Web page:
My shop will gladly accept a competitor's discount coupons

Welcome to my shop! We have everything that you want to buy. We accept cash, cards, and any discount coupons or vouchers from any other shop!

Got a 10% off with Amazon? We'll take it!

Buy 1 get 3 free from CostCo? Roll right up!

Free TV with every HDMI cable purchased from Fred's Electronics Warehouse? Give it here!

Does that sound likely? Stores normally accept manufacturer discounts quite happily, but don't take vouchers from their rivals. It happens, occasionally, I'll grant you. But it is fraught with risk. There's usually no way to check the legitimacy of a rival's coupon (i.e. was it issued by them). Even if there were, there's no way to check its validity (i.e. has it already been used). And it is impossible to prevent them flooding the market (i.e. printing millions of vouchers).

In short, there's very little to stop a malicious actor from creating fake vouchers or re-using duplicate ones. And your rival could attempt to bankrupt you by offering excessive discounts which you are then obliged to cover.

Once in a while there's an attempt to form a cross-industry solution to this. For example, in the UK the Nectar scheme attempts to combine multiple shops' discount and reward schemes. But, these are subject to some fairly strict internal rules. You don't want another member of the scheme to allow users to cheaply accumulate millions of points that another member then has to cash-out.

Hey, let's switch subject and talk about the fucking BlockChain!!!!!


Fine. So with an unfalisifiable ledger Shop X could see that Shop Y has issued Voucher Z. That solves legitimacy. A double-spend proof 'chain solves the validity issue.

But nothing can prevent the market manipulation of someone generating billions of their own vouchers. What if, say, Amazon minted some 99% discount vouchers, issued them to itself, and then bought a rival's stock at a massive discount?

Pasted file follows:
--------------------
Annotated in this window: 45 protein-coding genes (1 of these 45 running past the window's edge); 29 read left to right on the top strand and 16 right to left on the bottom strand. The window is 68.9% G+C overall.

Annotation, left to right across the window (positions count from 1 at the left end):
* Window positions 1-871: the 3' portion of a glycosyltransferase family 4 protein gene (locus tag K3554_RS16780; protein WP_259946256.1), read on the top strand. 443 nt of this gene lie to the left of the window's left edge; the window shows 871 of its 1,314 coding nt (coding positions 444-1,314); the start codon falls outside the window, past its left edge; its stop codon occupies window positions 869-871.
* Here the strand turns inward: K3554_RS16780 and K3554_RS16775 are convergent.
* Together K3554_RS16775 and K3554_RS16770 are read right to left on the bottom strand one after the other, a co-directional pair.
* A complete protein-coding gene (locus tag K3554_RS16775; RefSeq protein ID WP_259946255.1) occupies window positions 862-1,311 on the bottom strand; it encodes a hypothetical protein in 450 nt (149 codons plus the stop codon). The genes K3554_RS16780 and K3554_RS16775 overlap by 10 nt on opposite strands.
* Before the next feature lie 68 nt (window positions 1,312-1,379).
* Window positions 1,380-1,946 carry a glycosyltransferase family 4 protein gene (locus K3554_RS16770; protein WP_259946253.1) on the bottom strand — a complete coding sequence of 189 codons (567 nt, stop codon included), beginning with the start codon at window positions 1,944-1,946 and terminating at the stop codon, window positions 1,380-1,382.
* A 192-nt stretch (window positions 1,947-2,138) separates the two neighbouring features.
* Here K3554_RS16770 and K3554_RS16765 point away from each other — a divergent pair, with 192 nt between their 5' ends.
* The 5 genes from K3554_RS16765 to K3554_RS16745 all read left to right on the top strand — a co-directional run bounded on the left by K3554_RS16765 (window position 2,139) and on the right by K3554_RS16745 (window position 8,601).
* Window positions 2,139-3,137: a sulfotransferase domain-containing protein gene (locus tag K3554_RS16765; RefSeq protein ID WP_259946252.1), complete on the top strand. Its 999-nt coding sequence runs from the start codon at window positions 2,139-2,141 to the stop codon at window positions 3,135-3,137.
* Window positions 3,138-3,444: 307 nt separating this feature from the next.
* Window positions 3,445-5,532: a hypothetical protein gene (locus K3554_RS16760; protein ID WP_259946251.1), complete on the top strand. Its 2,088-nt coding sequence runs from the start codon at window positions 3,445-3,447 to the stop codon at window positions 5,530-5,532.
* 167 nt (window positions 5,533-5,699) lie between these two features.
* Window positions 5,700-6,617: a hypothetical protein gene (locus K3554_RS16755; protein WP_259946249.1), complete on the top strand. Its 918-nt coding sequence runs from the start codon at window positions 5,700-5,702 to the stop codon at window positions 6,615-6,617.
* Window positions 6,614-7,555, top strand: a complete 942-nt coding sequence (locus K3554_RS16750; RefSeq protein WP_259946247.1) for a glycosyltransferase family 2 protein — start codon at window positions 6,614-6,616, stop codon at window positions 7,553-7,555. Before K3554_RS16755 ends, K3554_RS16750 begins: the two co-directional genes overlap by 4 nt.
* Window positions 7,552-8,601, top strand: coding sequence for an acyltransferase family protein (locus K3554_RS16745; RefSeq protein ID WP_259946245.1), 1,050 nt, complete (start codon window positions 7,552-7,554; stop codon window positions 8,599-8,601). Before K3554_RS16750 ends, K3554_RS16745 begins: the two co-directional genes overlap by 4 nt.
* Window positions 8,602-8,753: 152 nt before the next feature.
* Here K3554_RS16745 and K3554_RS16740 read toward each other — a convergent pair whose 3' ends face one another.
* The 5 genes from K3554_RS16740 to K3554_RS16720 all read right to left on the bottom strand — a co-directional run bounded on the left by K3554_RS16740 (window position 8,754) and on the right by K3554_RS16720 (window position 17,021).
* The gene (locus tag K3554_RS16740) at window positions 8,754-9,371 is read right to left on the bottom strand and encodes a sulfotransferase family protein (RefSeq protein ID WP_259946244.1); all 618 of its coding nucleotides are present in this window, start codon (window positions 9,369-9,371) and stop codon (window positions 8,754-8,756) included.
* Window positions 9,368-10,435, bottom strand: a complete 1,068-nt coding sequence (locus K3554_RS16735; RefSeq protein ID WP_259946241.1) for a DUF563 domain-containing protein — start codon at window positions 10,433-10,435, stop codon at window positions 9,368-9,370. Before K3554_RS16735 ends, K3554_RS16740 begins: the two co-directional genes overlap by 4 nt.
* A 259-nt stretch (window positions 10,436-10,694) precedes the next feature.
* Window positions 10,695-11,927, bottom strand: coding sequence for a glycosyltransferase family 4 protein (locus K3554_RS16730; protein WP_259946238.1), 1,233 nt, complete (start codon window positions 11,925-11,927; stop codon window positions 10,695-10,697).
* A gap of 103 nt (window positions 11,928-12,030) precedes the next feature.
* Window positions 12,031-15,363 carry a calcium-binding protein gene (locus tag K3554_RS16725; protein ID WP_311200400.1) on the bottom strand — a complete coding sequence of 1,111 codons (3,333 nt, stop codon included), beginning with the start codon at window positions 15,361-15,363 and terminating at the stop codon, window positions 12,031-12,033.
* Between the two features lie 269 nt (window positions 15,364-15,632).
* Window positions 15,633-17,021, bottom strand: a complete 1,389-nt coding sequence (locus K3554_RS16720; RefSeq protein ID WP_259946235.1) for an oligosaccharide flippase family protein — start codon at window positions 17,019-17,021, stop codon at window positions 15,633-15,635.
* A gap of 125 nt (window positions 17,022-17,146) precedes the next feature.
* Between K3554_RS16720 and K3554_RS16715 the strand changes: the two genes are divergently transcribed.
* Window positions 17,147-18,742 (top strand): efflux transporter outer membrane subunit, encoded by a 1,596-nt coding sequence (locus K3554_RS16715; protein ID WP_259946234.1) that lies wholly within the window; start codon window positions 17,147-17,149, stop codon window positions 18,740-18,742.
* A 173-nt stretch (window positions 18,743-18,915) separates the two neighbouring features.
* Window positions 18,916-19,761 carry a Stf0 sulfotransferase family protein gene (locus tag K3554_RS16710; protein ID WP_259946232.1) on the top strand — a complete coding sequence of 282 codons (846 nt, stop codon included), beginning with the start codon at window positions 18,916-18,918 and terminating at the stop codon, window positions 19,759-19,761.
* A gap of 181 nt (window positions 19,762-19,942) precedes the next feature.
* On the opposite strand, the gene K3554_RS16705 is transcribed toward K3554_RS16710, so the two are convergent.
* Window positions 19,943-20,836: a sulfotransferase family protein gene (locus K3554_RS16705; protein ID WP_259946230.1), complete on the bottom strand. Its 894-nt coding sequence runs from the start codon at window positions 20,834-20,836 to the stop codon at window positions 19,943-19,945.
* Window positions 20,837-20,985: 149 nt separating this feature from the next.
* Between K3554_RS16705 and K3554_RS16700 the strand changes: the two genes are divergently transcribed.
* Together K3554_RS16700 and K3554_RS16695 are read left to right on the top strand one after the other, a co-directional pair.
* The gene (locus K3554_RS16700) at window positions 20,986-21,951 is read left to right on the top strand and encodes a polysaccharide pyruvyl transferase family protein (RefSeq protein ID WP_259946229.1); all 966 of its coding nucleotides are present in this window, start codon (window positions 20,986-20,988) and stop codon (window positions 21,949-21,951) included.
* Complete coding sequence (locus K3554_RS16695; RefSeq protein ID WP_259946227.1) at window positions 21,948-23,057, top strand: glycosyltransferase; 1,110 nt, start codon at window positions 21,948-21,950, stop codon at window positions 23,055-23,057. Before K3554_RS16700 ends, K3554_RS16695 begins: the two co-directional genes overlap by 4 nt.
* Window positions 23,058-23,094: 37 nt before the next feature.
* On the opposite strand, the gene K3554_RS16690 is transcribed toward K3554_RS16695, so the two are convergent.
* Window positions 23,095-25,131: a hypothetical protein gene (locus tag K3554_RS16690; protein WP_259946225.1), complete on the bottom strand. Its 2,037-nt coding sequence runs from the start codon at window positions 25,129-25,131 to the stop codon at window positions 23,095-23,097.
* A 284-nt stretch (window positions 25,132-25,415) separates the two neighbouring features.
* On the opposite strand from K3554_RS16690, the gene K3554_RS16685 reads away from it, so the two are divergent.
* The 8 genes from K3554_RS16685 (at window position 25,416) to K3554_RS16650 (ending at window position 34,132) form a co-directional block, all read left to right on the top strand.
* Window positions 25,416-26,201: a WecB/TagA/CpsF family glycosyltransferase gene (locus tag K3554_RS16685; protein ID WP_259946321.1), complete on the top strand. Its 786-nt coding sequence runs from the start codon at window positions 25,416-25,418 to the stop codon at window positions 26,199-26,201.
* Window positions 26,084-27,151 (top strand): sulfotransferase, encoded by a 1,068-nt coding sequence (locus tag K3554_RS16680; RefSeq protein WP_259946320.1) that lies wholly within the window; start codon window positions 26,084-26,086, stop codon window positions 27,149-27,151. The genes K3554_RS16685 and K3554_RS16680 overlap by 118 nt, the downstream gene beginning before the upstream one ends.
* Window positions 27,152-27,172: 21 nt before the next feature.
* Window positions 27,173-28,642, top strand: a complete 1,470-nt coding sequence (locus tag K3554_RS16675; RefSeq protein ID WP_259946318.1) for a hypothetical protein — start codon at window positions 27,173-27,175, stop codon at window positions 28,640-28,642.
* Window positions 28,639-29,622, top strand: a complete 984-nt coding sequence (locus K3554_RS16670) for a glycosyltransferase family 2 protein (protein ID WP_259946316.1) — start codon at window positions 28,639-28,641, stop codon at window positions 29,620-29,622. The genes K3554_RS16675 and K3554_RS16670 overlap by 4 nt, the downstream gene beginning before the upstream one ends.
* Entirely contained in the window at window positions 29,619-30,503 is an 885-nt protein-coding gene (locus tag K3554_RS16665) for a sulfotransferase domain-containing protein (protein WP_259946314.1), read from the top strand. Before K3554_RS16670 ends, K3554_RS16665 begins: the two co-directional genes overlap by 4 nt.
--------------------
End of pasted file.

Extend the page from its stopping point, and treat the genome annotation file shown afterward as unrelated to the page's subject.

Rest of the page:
No one would willingly expose themselves to such risk.

It's the same with the farcical notion that NFTs mean that you'll be able to use assets from one computer game in another.

Let's ignore the (many) technical aspects of importing textures, polygons, animations, and sound effects from different engines. Let's say it magically just works.

What does it even mean to have The Witcher's Manticore Silver Sword up against Mass Effect's Asari Sword? Who calculates which is the most powerful?

Nothing is stopping a game publisher from creating a God-tier weapon for free and flooding the market with it. Now every multiplayer game of Super Smash Bros is besieged by players with Doom's BFG9000.

If you can import any item from any other game - it only takes one person to start giving out free stuff to completely destabilise any game.

In which case, game publishers will form their own little cartels to prevent market manipulation by outsiders.

Does that require a Blockchain? I concede, a private chain between rivalrous parties might be useful. But given it's a private chain - it might as well be a shared database with the power of veto from each member.

Thinking things through

Press releases and marketing statements are brilliant. All you need to do is talk at the very highest level about what the future might look like. You don't need to trouble yourself with practicalities. You don't ever need to stray from the happy-path. No looking any deeper than the surface.

I'm not saying you need a supplicant permanently whispering in your ear "sic transit gloria mundi" - but having a naysayer prod the edges of your idea is always a good plan.

2 thoughts on “My shop will gladly accept a competitor's discount coupons

  1. One of the early dragons den pitches I remember was supposed to have been a 3rd party marketplace for exchanging gift cards for cash. Given how gift cards are now currency for scams, I can't imagine it would have gone well.

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